They are ordinary people – mothers, fathers, sisters, sons, daughters, brothers, friends. But for me they are extraordinary people – the ones who have the courage to stand up for everyone else’s rights.
They are the human rights defenders.
Fifty years ago, shortly after the conclusion of the 1968 nuclear Nonproliferation Treaty (NPT), the United States and the Soviet Union launched the Strategic Arms Limitation Talks (SALT).
The UK Government has announced an aid package to support hospitals in Gaza that are “near breaking point”.
The £2 million package will go to the International Committee of the Red Cross’s 2019 Israel and Occupied Territories (ILOT) Appeal. The aid will contribute to surgical equipment, drugs, wound dressing kits, prosthetics, and post-surgery physiotherapy for up to 3,000 disabled people.
People with disabilities are being left behind, and steps must be taken to ensure their inclusion in the world of education and work.
The widespread political repression in countries such as the Philippines, Egypt and Saudi Arabia-- and rising right-wing nationalism in the US, Brazil, Italy, India, Poland and Hungary-- have increasingly triggered attacks on human rights and civil society organisations (CSOs).
As menstruation continues to be shamed in many communities, one organisation is rising up to the challenge to ensure “safe menstruation for all women of Bangladesh.”
Japan is not making progress in gender equality, at least relative to the rest of the world. Despite the Japanese government’s attempts in recent years to pass legislation promoting the economic activity of women, Japan ranked a miserable 110 out of 149 in the World Economic Forum’s 2018 Gender Gap Index
, which benchmarks countries on their progress toward gender parity across four major areas.
UMEA, Sweden, 26 March 2019 (IPS) -- At this year’s Davos economic forum
, US executives warned that China may be winning the so-called Artificial Intelligence (AI) race with Europe. In another recent article, Bloomberg pointed out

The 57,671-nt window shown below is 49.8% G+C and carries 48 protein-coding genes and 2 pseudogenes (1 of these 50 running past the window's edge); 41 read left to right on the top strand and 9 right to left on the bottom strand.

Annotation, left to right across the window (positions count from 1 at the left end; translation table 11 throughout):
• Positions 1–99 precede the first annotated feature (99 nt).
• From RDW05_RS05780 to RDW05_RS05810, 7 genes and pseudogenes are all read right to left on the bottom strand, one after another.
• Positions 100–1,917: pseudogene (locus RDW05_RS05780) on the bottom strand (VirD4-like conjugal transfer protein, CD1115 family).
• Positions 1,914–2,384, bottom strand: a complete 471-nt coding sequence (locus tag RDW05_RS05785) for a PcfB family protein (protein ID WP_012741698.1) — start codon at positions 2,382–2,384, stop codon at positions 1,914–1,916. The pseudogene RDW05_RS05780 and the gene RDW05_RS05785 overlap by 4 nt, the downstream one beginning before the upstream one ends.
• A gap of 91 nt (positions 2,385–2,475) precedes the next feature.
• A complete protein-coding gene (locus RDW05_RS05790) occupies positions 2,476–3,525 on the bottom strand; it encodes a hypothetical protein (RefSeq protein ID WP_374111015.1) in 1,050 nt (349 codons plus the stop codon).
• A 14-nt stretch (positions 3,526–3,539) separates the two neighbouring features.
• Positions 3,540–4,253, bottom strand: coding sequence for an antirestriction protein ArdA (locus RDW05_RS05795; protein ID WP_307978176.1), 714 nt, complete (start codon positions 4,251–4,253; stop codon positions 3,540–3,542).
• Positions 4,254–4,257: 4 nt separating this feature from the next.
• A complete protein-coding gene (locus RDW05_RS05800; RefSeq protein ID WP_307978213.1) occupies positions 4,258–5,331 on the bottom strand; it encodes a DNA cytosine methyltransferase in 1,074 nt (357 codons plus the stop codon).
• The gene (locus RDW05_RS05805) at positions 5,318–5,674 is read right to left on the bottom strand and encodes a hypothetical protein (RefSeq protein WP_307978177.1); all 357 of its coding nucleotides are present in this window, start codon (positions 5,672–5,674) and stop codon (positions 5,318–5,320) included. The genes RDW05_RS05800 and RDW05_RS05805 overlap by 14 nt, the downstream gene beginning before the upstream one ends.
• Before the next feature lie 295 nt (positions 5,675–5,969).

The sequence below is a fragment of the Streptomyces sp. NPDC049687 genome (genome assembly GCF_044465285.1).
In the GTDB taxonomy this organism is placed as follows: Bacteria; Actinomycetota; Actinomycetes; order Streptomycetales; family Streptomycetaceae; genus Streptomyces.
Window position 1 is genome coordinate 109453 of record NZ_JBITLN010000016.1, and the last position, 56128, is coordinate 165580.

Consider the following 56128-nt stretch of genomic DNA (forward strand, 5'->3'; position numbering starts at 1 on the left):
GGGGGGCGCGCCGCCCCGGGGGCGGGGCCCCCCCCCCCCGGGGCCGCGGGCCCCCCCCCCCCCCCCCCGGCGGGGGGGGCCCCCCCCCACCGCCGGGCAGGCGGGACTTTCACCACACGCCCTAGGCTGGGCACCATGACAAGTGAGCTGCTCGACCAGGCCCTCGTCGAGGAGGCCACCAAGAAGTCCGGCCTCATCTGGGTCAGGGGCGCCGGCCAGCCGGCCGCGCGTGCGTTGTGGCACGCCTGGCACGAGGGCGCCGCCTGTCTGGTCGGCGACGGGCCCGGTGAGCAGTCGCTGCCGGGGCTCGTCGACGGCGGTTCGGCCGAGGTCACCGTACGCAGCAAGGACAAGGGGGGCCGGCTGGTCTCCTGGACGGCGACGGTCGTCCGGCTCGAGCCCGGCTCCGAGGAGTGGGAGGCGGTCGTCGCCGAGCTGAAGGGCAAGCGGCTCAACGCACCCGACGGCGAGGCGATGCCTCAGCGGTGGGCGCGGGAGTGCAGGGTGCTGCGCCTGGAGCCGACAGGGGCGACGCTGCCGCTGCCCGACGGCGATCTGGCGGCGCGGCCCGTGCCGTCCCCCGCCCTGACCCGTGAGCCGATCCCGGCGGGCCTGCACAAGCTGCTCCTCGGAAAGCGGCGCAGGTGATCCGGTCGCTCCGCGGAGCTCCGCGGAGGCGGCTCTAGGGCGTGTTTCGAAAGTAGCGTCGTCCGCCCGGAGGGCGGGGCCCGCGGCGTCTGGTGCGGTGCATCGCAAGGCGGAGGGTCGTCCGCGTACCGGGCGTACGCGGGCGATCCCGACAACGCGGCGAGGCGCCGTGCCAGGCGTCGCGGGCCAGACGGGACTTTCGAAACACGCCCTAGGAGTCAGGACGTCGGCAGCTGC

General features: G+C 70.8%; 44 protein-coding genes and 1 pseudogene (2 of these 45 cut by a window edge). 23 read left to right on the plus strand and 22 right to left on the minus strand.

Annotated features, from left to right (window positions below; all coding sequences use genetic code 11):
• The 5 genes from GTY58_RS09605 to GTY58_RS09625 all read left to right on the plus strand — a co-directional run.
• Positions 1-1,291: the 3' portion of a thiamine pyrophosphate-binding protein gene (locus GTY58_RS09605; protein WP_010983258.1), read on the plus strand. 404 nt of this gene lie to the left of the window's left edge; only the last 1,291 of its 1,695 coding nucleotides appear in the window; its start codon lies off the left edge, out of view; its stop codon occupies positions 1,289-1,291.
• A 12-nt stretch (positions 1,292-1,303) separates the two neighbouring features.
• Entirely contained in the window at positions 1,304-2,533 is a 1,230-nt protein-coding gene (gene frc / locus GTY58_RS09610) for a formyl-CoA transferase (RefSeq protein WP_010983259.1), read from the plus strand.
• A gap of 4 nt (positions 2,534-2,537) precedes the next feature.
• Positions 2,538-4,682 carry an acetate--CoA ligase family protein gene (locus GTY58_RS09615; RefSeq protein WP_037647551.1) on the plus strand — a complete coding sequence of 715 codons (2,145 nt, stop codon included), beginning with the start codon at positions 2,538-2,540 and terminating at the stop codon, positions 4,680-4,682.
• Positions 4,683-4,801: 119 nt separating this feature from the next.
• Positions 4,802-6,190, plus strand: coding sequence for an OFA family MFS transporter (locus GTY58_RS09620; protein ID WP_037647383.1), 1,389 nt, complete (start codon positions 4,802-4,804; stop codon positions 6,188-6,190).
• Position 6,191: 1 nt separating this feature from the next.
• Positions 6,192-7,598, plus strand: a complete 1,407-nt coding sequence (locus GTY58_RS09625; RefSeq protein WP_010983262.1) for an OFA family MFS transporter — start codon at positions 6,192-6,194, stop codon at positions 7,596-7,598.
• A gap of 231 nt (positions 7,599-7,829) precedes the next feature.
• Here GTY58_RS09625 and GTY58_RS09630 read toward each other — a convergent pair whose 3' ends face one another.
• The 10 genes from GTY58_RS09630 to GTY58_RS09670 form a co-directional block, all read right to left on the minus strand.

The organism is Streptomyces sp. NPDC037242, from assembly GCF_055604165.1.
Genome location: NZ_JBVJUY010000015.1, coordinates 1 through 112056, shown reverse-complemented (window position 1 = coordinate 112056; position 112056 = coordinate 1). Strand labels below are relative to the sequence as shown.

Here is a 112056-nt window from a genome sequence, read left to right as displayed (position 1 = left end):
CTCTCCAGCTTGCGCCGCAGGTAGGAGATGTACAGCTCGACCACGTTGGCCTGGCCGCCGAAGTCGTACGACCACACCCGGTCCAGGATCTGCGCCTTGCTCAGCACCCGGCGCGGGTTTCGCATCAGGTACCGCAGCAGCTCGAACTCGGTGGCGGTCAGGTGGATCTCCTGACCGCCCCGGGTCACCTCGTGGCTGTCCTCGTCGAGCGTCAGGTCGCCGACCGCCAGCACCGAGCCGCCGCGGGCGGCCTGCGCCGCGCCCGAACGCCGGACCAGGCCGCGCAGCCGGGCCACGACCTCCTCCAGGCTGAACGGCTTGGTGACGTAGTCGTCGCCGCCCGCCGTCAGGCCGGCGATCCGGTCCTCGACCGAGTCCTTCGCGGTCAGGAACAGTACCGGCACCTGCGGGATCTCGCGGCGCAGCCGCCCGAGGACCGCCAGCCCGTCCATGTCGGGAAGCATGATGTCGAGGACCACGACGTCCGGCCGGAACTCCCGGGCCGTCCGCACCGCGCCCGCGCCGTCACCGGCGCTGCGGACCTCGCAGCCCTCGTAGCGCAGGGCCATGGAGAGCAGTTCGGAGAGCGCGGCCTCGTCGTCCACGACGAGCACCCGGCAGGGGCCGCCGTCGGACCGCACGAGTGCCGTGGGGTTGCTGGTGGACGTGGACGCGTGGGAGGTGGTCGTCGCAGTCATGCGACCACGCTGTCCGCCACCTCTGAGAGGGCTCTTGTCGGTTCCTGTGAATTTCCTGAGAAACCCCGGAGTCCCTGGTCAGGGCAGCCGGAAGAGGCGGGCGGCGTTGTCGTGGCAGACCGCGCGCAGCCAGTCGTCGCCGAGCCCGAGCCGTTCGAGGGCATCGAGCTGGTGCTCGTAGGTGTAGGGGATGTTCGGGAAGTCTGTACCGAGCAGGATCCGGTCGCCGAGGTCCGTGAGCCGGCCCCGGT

that countries are rushing to not be left behind.
As a long-time advocate, I’ve been invited to speak at dozens of global conferences about the needs of girls and women in humanitarian emergencies.
I see five issues that will be central to implementing the Paris Agreement on climate change and achieving the 2030 Agenda for Sustainable Development. South-South Cooperation can offer solutions to all of them.
First, rising inequality both between and within countries is eroding trust and deepening a sense of injustice. Globalization has enabled many people to escape poverty – but its benefits are not shared equitably and its costs fall disproportionately on the poor and vulnerable.
It sounds like a contradictory play on words, but the countries of the industrialised North are currently the big supporters of South-South cooperation, as was demonstrated at the United Nations Second High-Level Conference on this subject, held in the Argentine capital.
Women and girls from Myanmar are increasingly being trafficked as “brides” to China, a human rights group found.
The dramatic increase in women legislators voted into office last November and the historic high of women candidates for the 2020 presidential elections have visibly changed the male-dominated political landscape in the US.
This week, I joined thousands of activists, campaigners, thought-leaders, and change-makers in New York to advocate for women's rights and promote gender equality during the 63rd session of the UN's Commission on the Status of Women (CSW).
A $64 million plan to move 750 back office jobs from the UN’s main duty stations to four new centralized service centres in Budapest, Montreal, Nairobi and Shenzhen, could end up being a waste of money.
Modern slavery and human trafficking is one of the fastest growing criminal industries and one of the biggest human rights crises today, United Nations and government officials said.
With the decision to found a regional coalition to promote rights and greater participation in national and international forums and decisions, the First Latin American and Caribbean Assembly of Organisations of People Affected by Hansen's disease, popularly known - and stigmatised - as leprosy, came to an end.
Known scientifically as Hansen's disease, leprosy carries a symbolic burden from the past that people affected by the disease and experts from around Latin America are fighting, including the terminology used.
When Mandelena became a mother, she was only 16. During the prolonged dry season in Gwor County, South Sudan, her community saw crops failing and cattle dying. Children stopped going to school because of hunger and women and girls had to walk up to five hours every day to collect water.
The First Latin American and Caribbean Meeting of Organisations of People Affected by Hansen's Disease, more widely known as leprosy, seeks to exorcise stigma and discrimination. The meeting has brought together around a hundred activists in Brazil.
In the East African region, communities around the continent’s largest water body, Lake Victoria, regard the water hyacinth as a great menace that clogs the lake and hampers their fishing activities. But in Lagos, Nigeria, some groups of women have learned how to convert the invasive weed into a resource, providing them with the raw material needed to make handicrafts.